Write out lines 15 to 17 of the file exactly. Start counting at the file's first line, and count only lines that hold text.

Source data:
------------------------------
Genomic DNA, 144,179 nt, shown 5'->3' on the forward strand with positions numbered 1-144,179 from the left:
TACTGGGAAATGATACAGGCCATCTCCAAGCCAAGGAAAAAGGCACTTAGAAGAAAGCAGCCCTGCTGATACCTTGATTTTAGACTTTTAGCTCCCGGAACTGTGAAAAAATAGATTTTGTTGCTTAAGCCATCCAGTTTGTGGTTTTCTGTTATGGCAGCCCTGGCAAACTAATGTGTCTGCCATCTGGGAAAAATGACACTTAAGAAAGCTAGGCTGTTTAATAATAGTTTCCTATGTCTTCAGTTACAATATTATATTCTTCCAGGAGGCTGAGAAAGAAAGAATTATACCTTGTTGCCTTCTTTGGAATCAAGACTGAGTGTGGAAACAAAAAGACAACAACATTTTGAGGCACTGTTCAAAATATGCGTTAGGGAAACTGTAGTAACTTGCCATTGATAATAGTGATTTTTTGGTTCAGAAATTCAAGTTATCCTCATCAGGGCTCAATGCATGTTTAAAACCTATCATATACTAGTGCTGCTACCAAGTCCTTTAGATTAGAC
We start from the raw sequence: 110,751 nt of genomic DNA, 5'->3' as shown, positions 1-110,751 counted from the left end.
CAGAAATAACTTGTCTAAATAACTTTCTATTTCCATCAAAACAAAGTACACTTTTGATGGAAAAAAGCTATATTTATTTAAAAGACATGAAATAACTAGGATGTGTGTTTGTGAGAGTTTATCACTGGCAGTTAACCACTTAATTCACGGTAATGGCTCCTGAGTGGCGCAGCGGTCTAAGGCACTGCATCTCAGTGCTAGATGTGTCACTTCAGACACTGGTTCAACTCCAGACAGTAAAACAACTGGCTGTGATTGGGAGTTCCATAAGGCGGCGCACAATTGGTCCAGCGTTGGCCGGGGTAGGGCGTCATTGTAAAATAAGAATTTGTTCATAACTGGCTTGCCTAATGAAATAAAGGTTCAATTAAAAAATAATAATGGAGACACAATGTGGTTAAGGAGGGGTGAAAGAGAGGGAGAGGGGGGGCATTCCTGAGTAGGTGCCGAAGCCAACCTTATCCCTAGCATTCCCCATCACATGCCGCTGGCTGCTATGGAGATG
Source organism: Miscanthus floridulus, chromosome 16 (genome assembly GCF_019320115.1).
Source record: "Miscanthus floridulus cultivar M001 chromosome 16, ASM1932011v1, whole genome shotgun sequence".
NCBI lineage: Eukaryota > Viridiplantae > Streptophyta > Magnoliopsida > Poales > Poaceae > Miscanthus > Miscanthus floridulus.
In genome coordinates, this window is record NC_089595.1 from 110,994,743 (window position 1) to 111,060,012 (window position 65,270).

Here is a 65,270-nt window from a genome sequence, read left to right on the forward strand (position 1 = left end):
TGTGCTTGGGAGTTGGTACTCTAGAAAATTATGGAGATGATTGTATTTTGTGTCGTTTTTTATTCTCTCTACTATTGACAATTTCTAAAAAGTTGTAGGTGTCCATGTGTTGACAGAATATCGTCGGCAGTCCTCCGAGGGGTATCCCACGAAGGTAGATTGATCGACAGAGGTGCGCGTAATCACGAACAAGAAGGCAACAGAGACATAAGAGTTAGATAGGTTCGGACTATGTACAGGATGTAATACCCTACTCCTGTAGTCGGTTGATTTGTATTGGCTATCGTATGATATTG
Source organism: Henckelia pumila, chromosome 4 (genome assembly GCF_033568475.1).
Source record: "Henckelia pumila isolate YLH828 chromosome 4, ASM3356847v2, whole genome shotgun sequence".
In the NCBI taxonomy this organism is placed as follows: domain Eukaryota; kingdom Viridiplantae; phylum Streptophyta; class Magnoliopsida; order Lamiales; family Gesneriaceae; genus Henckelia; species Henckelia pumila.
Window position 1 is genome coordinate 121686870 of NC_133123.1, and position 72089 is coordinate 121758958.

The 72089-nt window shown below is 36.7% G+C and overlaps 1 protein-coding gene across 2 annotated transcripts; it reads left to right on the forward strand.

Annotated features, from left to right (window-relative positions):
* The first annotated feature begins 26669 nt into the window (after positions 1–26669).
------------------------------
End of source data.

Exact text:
The 72089-nt window shown below is 36.7% G+C and overlaps 1 protein-coding gene across 2 annotated transcripts; it reads left to right on the forward strand.

Annotated features, from left to right (window-relative positions):
* The first annotated feature begins 26669 nt into the window (after positions 1–26669).